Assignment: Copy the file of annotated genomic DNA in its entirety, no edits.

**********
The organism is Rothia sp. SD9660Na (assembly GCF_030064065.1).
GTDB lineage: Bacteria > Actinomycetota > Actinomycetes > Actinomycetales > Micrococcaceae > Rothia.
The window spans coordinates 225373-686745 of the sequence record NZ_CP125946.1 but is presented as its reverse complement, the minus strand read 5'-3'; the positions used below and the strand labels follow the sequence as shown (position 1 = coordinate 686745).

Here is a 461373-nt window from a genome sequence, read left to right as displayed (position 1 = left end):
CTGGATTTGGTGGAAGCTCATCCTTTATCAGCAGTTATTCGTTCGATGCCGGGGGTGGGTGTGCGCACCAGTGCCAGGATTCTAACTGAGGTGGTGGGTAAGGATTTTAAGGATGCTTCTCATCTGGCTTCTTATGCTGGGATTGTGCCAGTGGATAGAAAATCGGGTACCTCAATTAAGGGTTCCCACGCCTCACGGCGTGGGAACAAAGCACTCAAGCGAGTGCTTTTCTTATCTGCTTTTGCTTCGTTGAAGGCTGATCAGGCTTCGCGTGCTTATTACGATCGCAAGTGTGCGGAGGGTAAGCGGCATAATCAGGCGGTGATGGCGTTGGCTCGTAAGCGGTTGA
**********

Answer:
The organism is Rothia sp. SD9660Na (assembly GCF_030064065.1).
GTDB lineage: Bacteria > Actinomycetota > Actinomycetes > Actinomycetales > Micrococcaceae > Rothia.
The window spans coordinates 225373-686745 of the sequence record NZ_CP125946.1 but is presented as its reverse complement, the minus strand read 5'-3'; the positions used below and the strand labels follow the sequence as shown (position 1 = coordinate 686745).

Here is a 461373-nt window from a genome sequence, read left to right as displayed (position 1 = left end):
CTGGATTTGGTGGAAGCTCATCCTTTATCAGCAGTTATTCGTTCGATGCCGGGGGTGGGTGTGCGCACCAGTGCCAGGATTCTAACTGAGGTGGTGGGTAAGGATTTTAAGGATGCTTCTCATCTGGCTTCTTATGCTGGGATTGTGCCAGTGGATAGAAAATCGGGTACCTCAATTAAGGGTTCCCACGCCTCACGGCGTGGGAACAAAGCACTCAAGCGAGTGCTTTTCTTATCTGCTTTTGCTTCGTTGAAGGCTGATCAGGCTTCGCGTGCTTATTACGATCGCAAGTGTGCGGAGGGTAAGCGGCATAATCAGGCGGTGATGGCGTTGGCTCGTAAGCGGTTGA